Lakes in a Day 2017 Summary

The 2017 Lakes In A Day (LIAD) in contrast to the idyllic 2016 LIAD was a brute! Renowned for beautiful landscape, blue skies and rolling and splendid mountains, the Lakes can also be a grey and brutal place.

As hundreds of runners arrived in Calbeck before the 0800 start, much of the talk was about the day ahead. It wasn’t the 50-miles north to south and the 1000’s of meters of vertical gain, it was, rightly so, what will the weather do?

Initial forecast earlier in the week had looked horrendous, trace morning greeted the runners with a brighter prospect. It was going to rain, that was for sure. The winds come and go and as the day progressed, the grey and wet would gradually clear bringing a drier conclusion.

The dry start gave everyone a false sense of security.

By the time the summit of Blencathra came, what lay ahead was clear for all. The winds were already gusting between 45 and 50mph. At times, it was difficult to remain on the ground as runners angled themselves into the wind fighting the force of nature. Dropping down from the summit, Hall’s Fell provided an intimidating and technical descent all the way to the first control at Threlkeld.

Hall’s Fell for some can be an intimidating section in dry and beautiful conditions, this year, it was intimidating for all – the rock sections ran with water and became like ice. It was four-points of contact for much of the technical sections with steely eye focus (or fear) written across many faces.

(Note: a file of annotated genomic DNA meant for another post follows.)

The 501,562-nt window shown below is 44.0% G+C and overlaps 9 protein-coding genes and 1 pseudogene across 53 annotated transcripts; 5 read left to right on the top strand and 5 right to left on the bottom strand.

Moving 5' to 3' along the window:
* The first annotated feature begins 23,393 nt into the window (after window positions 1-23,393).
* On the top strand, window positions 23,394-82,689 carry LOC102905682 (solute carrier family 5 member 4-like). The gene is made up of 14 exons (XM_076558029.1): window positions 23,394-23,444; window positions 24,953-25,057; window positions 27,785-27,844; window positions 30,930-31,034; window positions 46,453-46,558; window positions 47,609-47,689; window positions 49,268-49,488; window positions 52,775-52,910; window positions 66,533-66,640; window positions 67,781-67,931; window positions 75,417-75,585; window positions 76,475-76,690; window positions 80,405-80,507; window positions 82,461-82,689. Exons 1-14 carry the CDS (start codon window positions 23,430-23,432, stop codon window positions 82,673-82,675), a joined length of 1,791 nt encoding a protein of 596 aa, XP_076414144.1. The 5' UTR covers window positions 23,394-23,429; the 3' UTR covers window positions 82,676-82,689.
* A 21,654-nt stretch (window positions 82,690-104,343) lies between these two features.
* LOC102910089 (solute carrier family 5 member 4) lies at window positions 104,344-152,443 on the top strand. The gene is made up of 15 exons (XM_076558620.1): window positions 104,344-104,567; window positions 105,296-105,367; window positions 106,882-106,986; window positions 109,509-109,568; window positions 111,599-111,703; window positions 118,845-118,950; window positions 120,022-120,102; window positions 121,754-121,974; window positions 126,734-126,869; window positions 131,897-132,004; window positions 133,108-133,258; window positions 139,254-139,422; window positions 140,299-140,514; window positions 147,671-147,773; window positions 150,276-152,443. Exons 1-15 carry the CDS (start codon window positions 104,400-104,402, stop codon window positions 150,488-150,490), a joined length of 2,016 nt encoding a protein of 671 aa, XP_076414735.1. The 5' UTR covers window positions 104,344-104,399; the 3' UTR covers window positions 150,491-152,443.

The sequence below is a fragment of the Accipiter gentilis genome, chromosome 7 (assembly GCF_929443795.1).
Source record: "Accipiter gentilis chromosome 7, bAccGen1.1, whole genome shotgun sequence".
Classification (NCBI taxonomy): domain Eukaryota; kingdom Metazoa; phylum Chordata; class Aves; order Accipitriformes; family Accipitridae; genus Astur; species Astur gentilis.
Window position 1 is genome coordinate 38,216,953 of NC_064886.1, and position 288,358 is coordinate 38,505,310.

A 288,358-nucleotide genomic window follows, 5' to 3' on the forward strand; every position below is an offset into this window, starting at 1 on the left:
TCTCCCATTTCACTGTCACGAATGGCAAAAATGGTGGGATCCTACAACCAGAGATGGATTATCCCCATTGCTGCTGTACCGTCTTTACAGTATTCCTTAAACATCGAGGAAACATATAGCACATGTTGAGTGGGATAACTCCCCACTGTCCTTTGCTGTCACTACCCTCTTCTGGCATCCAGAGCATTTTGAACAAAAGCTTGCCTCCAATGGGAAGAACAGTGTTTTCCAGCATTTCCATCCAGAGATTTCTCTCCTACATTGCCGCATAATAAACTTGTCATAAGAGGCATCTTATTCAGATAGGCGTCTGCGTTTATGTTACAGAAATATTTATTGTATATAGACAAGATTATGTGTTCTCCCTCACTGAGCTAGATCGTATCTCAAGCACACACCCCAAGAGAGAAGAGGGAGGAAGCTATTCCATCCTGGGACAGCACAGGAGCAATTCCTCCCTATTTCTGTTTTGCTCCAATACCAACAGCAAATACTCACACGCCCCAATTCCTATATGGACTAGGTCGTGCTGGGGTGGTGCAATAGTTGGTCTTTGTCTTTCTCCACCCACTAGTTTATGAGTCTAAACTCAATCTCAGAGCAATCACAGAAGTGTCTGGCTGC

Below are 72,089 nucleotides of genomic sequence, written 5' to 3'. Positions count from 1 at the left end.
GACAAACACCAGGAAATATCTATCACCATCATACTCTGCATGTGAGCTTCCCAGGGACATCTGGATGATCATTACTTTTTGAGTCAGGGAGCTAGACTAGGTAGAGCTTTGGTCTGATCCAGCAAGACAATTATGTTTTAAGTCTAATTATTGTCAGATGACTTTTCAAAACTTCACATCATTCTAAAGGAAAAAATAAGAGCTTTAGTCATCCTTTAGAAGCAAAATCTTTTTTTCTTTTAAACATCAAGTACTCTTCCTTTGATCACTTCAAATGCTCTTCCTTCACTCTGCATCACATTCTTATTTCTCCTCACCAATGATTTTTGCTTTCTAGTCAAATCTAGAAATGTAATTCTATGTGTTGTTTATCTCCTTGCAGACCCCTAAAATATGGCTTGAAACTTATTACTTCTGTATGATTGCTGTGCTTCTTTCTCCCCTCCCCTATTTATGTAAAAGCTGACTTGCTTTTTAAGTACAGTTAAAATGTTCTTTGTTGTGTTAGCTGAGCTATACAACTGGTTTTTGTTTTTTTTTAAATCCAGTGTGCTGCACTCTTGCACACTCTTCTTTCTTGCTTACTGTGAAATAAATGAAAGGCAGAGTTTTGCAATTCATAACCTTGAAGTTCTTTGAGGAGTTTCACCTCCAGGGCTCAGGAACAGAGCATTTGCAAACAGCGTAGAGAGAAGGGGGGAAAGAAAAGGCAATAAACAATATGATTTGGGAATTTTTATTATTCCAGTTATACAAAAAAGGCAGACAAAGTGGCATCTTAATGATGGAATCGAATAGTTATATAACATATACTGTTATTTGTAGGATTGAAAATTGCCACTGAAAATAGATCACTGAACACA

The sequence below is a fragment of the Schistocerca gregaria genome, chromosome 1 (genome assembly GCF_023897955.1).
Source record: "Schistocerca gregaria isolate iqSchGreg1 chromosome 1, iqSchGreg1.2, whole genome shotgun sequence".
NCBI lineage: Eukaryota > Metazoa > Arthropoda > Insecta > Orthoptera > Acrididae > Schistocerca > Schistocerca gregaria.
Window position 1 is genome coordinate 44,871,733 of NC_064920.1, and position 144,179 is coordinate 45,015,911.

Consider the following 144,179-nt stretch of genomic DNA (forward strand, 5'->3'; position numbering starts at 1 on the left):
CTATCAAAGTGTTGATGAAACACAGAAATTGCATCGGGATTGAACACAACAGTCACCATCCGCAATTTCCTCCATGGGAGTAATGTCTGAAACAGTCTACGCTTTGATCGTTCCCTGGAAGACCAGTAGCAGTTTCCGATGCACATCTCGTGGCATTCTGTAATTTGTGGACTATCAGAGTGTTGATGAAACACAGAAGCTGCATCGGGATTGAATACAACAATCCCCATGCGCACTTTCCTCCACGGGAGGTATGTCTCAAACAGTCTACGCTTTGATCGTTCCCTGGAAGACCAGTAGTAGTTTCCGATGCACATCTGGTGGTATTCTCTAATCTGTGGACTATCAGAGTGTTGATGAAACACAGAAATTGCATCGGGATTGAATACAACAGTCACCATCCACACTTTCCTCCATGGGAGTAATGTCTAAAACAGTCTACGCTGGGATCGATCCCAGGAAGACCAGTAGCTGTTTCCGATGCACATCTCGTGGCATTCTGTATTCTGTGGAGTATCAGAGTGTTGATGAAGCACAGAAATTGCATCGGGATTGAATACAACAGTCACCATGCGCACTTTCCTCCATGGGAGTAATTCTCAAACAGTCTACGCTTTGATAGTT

From Threlkeld, some easier running precedes the climb to High Fells and Helvellyn. The winds continued to throw the runners around making for a tough section before the drop down to GrisedaleGrisedale Tarn, traverse and then the climb of Fairfield before dropping down to Ambleside via High Pike.

From Ambleside, the course changes completely. The high ground covered, now it’s a journey down the Western side of Windermere though lower-ground, despite prevailing wind and rain, tree cover now offered a blanket of protection all the way to the finish, via Newby Bridge, to Cartmel.

The day was dominated by a strong and consistent performance by Marcis Gubats who crossed the line outside Kim Collison’s course record in 10:18:39. Gubats was an ever-present on the early stages biding his time and by the time he had crossed the Helvellyn summit he had opened a gap which he held all the way to the line.